The Paris Commune by Joe Hess
The Paris Commune
(Inspired by Maximillien Luce’s A Street in Paris)
I. A Paris Street (27 May 1871)
On another day of smoke-sick pigeons,
she knew roads were lines of power
made into roads. She knew roads must,
at times, be blockaded, while one
stands perpendicular to flying bullets.
Then abruptly, a force knocks
the glasses from her eyes. A sudden,
sharp pain steals the day’s adrenaline.
Everything becomes a mistake, everyone
becomes a stranger rather than
enemy or friend. She forgets the mission
that charged her fate, until the smell
of urine brings back the street she lies in.
A dog keeps silent in the alley
as she closes her eyes and her limbs
fail at feeling.
II. The Cemetery of Père-Lachaise (28 May 1871 to present)
Algae and bones remain while
the years grow vines within the gates
outside the city where she last
remembers another’s eyes above her.
Her hometown stops by her gravestone.
They remember her as a child,
before she went away. They raised her
while her mother worked the Paris
nightclubs that remain nearby. The smell
of summer quickly turns to winter.
Again, she misses the feeling of living
through the cold. It takes a half
a centery of paratactic events before
Einstein frets about spooky action at a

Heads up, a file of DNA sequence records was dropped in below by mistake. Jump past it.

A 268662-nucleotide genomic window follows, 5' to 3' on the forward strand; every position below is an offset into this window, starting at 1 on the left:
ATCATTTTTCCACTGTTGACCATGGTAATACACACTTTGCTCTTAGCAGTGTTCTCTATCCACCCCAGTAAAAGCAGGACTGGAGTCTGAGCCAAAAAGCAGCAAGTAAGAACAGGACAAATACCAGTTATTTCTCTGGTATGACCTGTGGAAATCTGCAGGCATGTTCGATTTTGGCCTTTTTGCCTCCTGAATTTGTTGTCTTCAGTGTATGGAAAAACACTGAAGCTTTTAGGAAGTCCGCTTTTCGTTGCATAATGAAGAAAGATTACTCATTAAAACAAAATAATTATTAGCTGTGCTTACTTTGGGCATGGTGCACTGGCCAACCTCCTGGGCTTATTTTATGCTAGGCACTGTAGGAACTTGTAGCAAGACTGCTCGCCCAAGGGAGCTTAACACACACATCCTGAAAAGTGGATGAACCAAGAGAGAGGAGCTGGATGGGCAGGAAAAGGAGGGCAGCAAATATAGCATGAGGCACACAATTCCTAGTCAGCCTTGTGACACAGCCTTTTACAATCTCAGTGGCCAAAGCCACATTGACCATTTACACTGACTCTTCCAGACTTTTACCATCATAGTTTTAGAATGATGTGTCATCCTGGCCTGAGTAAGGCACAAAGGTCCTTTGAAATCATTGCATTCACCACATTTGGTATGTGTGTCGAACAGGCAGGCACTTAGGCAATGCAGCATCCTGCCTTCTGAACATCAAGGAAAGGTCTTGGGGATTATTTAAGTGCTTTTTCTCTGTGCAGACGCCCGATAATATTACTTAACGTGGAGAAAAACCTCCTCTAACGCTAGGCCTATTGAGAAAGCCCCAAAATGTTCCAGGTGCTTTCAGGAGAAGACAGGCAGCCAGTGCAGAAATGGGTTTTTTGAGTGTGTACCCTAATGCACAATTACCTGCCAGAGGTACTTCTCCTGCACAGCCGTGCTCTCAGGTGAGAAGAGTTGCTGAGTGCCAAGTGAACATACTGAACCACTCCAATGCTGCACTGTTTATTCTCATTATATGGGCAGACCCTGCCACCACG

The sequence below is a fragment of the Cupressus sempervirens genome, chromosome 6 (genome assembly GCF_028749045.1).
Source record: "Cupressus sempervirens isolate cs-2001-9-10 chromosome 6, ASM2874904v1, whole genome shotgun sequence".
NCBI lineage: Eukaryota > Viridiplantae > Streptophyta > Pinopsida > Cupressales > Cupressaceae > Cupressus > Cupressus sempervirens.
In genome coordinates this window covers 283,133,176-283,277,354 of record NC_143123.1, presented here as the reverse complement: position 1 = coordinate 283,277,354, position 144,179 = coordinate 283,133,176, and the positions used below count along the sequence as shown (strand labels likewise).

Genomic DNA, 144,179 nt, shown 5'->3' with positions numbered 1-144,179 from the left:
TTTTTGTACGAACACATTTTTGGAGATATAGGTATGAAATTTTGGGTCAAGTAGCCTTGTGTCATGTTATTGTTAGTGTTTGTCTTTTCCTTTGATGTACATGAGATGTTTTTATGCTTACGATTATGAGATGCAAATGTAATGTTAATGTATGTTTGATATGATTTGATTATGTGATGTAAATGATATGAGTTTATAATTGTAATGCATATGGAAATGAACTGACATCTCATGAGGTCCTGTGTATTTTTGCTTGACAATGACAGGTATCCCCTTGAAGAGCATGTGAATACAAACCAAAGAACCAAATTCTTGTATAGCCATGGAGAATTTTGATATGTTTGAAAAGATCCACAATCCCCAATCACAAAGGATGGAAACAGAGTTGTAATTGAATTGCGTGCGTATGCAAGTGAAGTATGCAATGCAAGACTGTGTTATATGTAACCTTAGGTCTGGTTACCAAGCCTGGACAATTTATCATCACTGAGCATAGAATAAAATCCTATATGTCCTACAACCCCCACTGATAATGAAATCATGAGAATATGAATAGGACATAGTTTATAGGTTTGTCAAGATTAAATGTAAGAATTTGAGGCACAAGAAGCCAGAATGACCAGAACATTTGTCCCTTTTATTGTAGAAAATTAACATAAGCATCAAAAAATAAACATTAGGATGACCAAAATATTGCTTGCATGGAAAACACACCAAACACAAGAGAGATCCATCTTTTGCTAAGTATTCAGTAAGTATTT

distance, reacting to small progress
made by the dim world seeing the whole
tapestry entangling ghosts and quantum
physics. She tries to forget about
separate concepts like forever and places
like the city of light or the times she
wore red lipstick. She’s reminded
the entropic blending of things is her
friend, but can’t forget about the one
who brandished an eagle amulet before
saying to her, you know we fight not for
power but for liberty, equality and fraternity--
almost and slowly, she thinks
Joe Hess received his MA in Poetry from Miami University and his MFA from Ashland University. You can find his work in Marathon Literary Review; appearing soon in Lime Hawk Literary Arts Collective, as well as the upcoming anthology by Shabda Press entitled Nuclear Impact: Broken Atoms in Our Hands.
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